As of July 26, 2016 in South Carolina:
South Carolina has had 25 travel-associated cases of Zika virus. Of those, 24 were in travelers who were infected abroad and diagnosed after they returned home. *One case involved a South Carolina resident who had sexual contact with someone who acquired the Zika infection while traveling abroad.
Due to federal privacy restrictions, DHEC is unable to provide additional information concerning any individual, including details about physical condition, hospitalization, age, sex, and residence.
In response to an outbreak of Zika virus in South America, the Centers for Disease Control and Prevention has issued travel advisories for anyone traveling to areas where the virus is common. The advisory is particularly important for women who are pregnant, as the outbreak has led to reports of pregnant women giving birth to babies with birth defects and poor pregnancy outcomes. U.S. cases have been reported in travelers who have visited areas where Zika virus is common.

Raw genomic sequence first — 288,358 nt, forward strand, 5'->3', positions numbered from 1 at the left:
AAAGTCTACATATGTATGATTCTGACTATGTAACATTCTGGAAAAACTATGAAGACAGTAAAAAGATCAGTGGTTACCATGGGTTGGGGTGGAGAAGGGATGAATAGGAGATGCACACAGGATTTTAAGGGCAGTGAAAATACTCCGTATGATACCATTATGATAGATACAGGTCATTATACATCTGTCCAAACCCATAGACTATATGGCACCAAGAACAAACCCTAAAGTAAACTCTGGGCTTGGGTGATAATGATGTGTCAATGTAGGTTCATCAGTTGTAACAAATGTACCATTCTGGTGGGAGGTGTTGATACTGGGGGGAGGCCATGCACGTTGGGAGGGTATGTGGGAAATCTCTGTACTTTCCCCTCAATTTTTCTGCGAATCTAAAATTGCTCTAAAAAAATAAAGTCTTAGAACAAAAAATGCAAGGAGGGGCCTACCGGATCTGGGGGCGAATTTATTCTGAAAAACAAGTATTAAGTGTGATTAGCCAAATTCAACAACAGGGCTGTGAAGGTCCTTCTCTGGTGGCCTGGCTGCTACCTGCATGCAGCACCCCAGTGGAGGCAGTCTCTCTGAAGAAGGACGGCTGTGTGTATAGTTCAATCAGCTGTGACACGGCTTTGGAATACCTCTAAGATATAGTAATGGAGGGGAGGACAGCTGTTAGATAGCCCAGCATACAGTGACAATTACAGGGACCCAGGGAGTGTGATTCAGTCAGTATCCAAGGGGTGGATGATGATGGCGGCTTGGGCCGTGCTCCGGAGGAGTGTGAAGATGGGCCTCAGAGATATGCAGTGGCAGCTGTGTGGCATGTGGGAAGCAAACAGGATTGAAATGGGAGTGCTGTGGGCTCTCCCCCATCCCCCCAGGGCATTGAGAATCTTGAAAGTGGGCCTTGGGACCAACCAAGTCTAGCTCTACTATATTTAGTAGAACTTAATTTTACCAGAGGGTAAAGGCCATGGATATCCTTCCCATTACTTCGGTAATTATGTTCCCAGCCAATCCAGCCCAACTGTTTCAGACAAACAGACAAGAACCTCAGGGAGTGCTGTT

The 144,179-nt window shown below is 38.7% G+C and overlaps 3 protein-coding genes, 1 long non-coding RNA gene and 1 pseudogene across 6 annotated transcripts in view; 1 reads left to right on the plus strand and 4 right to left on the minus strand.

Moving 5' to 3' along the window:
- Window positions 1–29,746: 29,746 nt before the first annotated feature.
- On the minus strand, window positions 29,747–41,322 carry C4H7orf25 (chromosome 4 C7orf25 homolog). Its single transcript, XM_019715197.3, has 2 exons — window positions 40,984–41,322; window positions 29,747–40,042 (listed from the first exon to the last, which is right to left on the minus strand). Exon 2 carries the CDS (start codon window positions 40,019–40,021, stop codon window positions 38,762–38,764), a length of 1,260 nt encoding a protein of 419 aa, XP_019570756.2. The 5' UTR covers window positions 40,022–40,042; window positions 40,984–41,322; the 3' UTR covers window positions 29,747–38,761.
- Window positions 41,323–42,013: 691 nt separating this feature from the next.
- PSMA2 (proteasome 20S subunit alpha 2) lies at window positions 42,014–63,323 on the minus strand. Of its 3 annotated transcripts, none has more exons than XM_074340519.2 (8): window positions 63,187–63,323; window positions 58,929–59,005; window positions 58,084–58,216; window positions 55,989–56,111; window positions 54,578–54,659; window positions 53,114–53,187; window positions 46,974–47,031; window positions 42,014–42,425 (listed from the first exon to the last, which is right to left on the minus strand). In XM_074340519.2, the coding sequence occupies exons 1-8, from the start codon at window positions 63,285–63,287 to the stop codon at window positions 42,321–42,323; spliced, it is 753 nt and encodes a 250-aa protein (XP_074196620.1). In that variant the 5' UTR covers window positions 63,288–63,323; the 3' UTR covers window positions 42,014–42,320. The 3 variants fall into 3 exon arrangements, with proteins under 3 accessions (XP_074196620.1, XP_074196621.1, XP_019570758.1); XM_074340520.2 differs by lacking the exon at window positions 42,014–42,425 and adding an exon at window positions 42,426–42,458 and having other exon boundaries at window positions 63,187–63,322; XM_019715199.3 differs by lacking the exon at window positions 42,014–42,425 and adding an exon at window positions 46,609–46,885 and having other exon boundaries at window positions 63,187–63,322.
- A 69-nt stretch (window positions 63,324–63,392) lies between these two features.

Zika virus is primarily spread to people through the bite of some Aedes mosquitoes. It can also be transmitted from a pregnant mother to her baby during pregnancy or around the time of birth. Spread of the virus through blood transfusion and sexual contact have been reported.
About 1 in 5 people infected with Zika virus become ill (i.e., develop Zika). Symptoms can start about 3 to 7 days after being bitten by a mosquito carrying Zika virus. Common symptoms include fever, rash, joint pain, or conjunctivitis (red eyes). The first symptom is usually fever which may be associated with a rash. The illness is usually mild with symptoms lasting for several days to a week. Severe illness is uncommon.
Precautions to avoid mosquito bites can help to prevent Zika virus infection where transmission is occurring as well as all mosquito-borne illnesses. Avoid mosquito bites by taking the following precautions:
Sexual transmission of Zika virus from a male partner is possible, although mosquito bites remain the primary way that Zika virus is transmitted. Due to concerns about possible sexual transmission of Zika virus during pregnancy, CDC has released the following recommendations to men who live in or have traveled to Zika affected areas: